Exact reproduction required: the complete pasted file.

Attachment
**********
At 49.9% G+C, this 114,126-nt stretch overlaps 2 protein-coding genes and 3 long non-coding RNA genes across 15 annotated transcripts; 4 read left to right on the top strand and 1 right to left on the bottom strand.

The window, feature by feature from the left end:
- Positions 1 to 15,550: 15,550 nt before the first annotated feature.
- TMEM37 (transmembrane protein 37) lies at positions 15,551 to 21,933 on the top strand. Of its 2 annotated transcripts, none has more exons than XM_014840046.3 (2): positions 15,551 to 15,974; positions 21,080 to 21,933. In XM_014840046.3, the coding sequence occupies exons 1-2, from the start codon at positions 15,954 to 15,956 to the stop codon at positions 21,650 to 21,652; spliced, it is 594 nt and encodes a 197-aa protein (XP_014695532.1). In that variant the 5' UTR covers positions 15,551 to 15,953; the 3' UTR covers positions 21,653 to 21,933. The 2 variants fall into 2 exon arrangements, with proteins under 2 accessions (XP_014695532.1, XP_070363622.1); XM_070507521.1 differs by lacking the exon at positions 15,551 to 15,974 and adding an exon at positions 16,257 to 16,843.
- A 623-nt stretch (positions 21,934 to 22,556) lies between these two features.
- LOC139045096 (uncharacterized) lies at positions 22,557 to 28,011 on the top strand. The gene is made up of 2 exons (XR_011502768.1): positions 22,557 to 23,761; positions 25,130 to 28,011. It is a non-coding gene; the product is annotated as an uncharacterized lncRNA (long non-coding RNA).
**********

At 49.9% G+C, this 114,126-nt stretch overlaps 2 protein-coding genes and 3 long non-coding RNA genes across 15 annotated transcripts; 4 read left to right on the top strand and 1 right to left on the bottom strand.

The window, feature by feature from the left end:
- Positions 1 to 15,550: 15,550 nt before the first annotated feature.
- TMEM37 (transmembrane protein 37) lies at positions 15,551 to 21,933 on the top strand. Of its 2 annotated transcripts, none has more exons than XM_014840046.3 (2): positions 15,551 to 15,974; positions 21,080 to 21,933. In XM_014840046.3, the coding sequence occupies exons 1-2, from the start codon at positions 15,954 to 15,956 to the stop codon at positions 21,650 to 21,652; spliced, it is 594 nt and encodes a 197-aa protein (XP_014695532.1). In that variant the 5' UTR covers positions 15,551 to 15,953; the 3' UTR covers positions 21,653 to 21,933. The 2 variants fall into 2 exon arrangements, with proteins under 2 accessions (XP_014695532.1, XP_070363622.1); XM_070507521.1 differs by lacking the exon at positions 15,551 to 15,974 and adding an exon at positions 16,257 to 16,843.
- A 623-nt stretch (positions 21,934 to 22,556) lies between these two features.
- LOC139045096 (uncharacterized) lies at positions 22,557 to 28,011 on the top strand. The gene is made up of 2 exons (XR_011502768.1): positions 22,557 to 23,761; positions 25,130 to 28,011. It is a non-coding gene; the product is annotated as an uncharacterized lncRNA (long non-coding RNA).